Chemical maker LyondellBasell's (LYB.N) plan to buy back nearly $2.8 billion in debt and pay a special dividend nearly the same size is a bullish bet that demand for commodity chemicals will recover from a recent soft patch and rally the rest of the decade.
The company, which exited Chapter 11 bankruptcy protection last year, said late on Thursday it would launch a tender offer for $1.47 billion of 8 percent notes due in 2017 and $1.32 billion of 11 percent notes due in 2018.
News of the buyback and dividend were widely applauded on Wall Street, where shares of LyondellBasell were up 10 percent at $30.13 in midday Friday trading.
Paying off the debt years ahead of schedule -- and not keeping cash around for a rainy day -- could be seen as a risky move, especially given the potential for another recession in the United States or Europe, the company's two largest markets.
But given low interest rates, it just makes sense to slash the debt now, said Ed Mally, a chemical industry analyst with Imperial Capital.
Taking out this very expensive debt is not only a positive sign on their view about their prospects, but also a positive sign on their earnings and cash flow, Mally said.
The company, which is technically based in the Netherlands but is run out of Houston, has been generating oodles of cash in the past year, with roughly $4.69 billion in the bank.
Revenue jumped 34 percent in the second quarter from the same period last year.
The buyback will push the company's long-term debt down to roughly $2.8 billion. It should also cut LyondellBasell's annual interest costs by 32 cents a share, a big boost for the company's earnings, Jefferies analyst Laurence Alexander said.
There isn't a comparable earnings per share figure for 2010 -- the company had just exited bankruptcy -- but in the second quarter LyondellBasell earned $1.49 per share, excluding one-time items.
LyondellBasell also said it will issue a $2.6 billion special dividend -- roughly $4.50 per share -- soon, depending on market conditions, using cash and new debt. The company already pays a 20-cent quarterly dividend.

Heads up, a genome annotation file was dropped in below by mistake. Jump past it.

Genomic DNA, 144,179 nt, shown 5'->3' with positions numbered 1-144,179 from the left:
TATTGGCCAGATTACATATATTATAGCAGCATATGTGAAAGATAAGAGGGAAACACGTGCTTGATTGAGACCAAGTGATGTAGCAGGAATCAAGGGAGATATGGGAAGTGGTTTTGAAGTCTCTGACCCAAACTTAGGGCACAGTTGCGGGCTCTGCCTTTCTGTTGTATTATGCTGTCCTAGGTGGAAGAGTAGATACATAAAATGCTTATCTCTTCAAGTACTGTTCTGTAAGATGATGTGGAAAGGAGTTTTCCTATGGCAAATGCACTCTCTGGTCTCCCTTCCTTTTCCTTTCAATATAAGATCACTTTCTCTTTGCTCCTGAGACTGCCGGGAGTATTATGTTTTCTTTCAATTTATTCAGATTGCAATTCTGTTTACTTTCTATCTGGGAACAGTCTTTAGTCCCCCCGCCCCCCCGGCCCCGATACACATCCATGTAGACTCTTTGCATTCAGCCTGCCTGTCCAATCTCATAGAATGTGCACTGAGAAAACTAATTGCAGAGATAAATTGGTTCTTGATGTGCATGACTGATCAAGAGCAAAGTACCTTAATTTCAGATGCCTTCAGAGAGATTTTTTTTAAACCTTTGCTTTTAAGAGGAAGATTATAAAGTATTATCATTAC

As we are facing these uncertain economic times, the fact that a company comes out and announces a $2.6 billion special dividend just tells you how confident it is in its cash flow generating abilities, said Hassan Ahmed, a chemical industry analyst with Alembic Global Advisors.
Prices for ethylene, one of LyondellBasell's main products and a key building block for more complex chemicals, have softened in the past three months partly due to economic fears.
Ethylene and other commodity chemicals are closely tied to economic health.
In good times, people buy more clothes, toys, cars and other goods made with the chemicals.
But in bad times, even the largest companies can be brought to their knees. Dow Chemical (DOW.N), for instance, was burned by a drop in commodity chemical demand three years ago and has quickly been moving into specialty chemicals.
Indeed, in early 2009 LyondellBasell entered bankruptcy precisely because demand evaporated as the financial crisis collapse roiled the globe.
Chief Executive Jim Gallogly, who joined the company just after the bankruptcy filing, wants to stay in -- and dominate -- the commodity chemical business, which tends to ebb and flow every five or six years.
The cycle hit a bottom in 2009, and many in the chemical industry expect it to peak in 2014 or 2015.
Part of Gallogly's exuberance has to do with expanded production from North American shale formations, which has made the price of natural gas much cheaper then elsewhere in the world. That has given LyondellBasell a cost advantage over global rivals and strong cash flow.
Europe has not developed its natural gas shale formations, partly because of regulatory and environmental resistance, effectively handing U.S. chemical producers a global advantage.
Most of Europe's chemical producers use crude oil-derived naphtha to make the building blocks for common plastics.
Chemical prices are set globally by naphtha-based producers. That lets LyondellBasell and its peers charge the higher industry price and bank the margins from using cheap natural gas.
But Dow, Shell (RDSa.L) and other rivals are building new chemical plants, known as crackers, in the United States to process more shale gas.
It remains to be seen what effect, if any, they will have on LyondellBasell when they come online later this decade.
There's a lot of drilling, a lot of gas processing plants, and we think ultimately that's all good for the U.S. chemical business, Gallogly told Reuters earlier this year. That's one of the reasons I decided to come to LyondellBasell.
The company is set to report quarterly earnings on Friday, October 28.
(Reporting by Ernest Scheyder, editing by Dave Zimmerman)